We were in a location where we had purchased tickets to get into a park. We had finished eating in the concession area. I wanted to refill my water bottle before we resumed our walk, so I asked one of the servers where I could find a water fountain. I was told in a very curt voice that there was no water fountain, that they SOLD water bottles. I left without buying anything else, and stopped at the next convenience store outside the park to buy water. If the server had said, “I am so sorry. We don’t have a water fountain. But our bottled water is only …” I would have pulled out the wallet.
Tip # 2. Politeness will increase sales.
We arrived at a restaurant and were seated by an obviously overworked server. He appeared to be the only server at a moderately busy lunch hour. To his credit, he served his customers in the order in which they arrived. However we watched as he refilled water glasses, took dessert orders, and bussed tables, while we sat for 20 minutes with our menus. All of us had decided what we wanted to order. I was having a chicken salad with artichoke hearts, avocado, mushrooms, feta and craisins. We weren’t in a hurry. If the server had taken a moment to just bring us a glass of water and write down our order, we could have visited quite happily while we waited. As it was, we couldn’t even leave the table to wash our hands for fear we would miss him.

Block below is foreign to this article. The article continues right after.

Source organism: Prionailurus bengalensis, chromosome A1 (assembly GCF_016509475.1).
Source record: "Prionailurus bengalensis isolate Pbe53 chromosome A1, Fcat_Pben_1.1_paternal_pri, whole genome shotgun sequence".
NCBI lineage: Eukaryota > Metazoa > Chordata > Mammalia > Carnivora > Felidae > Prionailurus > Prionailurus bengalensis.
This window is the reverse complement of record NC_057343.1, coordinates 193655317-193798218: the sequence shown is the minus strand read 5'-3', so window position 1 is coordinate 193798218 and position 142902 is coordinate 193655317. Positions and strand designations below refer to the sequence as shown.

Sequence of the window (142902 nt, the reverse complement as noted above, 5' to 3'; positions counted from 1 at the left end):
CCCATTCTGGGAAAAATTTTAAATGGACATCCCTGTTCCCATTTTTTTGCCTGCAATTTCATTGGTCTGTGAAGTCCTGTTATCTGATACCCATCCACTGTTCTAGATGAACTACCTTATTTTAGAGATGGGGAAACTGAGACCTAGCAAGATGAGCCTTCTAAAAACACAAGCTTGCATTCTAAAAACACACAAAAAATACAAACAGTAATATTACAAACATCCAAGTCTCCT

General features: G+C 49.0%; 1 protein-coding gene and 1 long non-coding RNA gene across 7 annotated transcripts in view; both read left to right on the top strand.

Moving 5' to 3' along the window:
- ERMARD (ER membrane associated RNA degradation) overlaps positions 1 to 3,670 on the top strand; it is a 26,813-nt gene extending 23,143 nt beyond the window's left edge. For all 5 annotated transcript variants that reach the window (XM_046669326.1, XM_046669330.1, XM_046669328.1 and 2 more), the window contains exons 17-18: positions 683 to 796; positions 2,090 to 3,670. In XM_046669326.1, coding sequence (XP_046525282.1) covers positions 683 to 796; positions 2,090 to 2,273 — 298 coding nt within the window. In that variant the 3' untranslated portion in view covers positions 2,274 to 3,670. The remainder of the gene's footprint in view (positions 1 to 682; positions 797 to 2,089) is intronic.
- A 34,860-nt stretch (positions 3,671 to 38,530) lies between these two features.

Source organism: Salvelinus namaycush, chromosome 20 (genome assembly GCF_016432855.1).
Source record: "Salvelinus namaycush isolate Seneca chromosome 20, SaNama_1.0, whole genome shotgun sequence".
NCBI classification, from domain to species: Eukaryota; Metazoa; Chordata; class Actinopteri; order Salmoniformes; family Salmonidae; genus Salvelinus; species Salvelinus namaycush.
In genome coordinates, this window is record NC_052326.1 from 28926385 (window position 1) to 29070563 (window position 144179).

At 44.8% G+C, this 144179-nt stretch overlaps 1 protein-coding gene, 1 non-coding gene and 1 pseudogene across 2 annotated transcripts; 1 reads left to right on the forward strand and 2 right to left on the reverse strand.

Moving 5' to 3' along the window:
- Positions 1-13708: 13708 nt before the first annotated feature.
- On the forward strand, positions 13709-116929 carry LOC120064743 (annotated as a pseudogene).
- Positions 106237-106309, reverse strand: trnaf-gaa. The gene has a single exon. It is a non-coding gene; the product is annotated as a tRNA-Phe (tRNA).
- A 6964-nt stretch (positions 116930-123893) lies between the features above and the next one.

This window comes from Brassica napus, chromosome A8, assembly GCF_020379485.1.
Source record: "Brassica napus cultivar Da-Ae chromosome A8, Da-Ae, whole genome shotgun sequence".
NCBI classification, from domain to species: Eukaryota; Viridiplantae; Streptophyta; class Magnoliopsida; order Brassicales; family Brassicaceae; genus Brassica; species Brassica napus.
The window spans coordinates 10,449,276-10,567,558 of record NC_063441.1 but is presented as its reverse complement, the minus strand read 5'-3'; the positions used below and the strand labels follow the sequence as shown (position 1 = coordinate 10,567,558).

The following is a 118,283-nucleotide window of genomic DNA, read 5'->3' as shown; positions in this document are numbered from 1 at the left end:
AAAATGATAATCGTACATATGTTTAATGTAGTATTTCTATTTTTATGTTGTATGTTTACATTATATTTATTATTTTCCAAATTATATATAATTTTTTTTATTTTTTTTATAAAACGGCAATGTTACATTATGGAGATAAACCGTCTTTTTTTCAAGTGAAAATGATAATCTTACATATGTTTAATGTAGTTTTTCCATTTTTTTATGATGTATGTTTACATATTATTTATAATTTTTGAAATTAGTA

Tip # 3. Give new customers just a little attention before waiting on those who want a third glass of soda.
One more tip for future Colorado travelers. If you are in Estes Park and want elegant service, BTD friendly food, and a fabulous view, go to The Shores. It was a delightful dining experience with attentive (but never pushy) servers.